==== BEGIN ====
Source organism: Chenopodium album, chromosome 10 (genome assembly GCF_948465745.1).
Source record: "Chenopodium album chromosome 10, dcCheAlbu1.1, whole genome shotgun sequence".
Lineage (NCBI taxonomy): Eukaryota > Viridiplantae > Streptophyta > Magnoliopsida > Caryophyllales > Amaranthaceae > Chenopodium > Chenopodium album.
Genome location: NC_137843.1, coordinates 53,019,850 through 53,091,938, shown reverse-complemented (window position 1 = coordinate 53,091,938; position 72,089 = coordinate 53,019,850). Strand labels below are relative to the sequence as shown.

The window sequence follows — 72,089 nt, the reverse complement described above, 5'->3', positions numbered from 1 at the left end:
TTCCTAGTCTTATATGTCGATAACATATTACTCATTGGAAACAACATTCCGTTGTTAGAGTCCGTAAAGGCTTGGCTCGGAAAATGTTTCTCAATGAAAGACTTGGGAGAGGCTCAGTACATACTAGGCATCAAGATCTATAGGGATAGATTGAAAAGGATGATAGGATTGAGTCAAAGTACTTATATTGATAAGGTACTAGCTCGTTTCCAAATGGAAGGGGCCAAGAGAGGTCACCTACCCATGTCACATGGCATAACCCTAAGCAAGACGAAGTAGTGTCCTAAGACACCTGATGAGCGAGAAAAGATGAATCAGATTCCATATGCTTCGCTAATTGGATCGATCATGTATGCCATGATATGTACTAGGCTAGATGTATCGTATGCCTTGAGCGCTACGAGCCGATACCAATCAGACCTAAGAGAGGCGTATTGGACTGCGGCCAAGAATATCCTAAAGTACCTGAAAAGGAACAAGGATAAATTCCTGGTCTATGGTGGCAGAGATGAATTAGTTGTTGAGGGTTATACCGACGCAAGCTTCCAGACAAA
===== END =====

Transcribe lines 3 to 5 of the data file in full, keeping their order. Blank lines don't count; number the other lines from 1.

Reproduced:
Lineage (NCBI taxonomy): Eukaryota > Viridiplantae > Streptophyta > Magnoliopsida > Caryophyllales > Amaranthaceae > Chenopodium > Chenopodium album.
Genome location: NC_137843.1, coordinates 53,019,850 through 53,091,938, shown reverse-complemented (window position 1 = coordinate 53,091,938; position 72,089 = coordinate 53,019,850). Strand labels below are relative to the sequence as shown.

The window sequence follows — 72,089 nt, the reverse complement described above, 5'->3', positions numbered from 1 at the left end: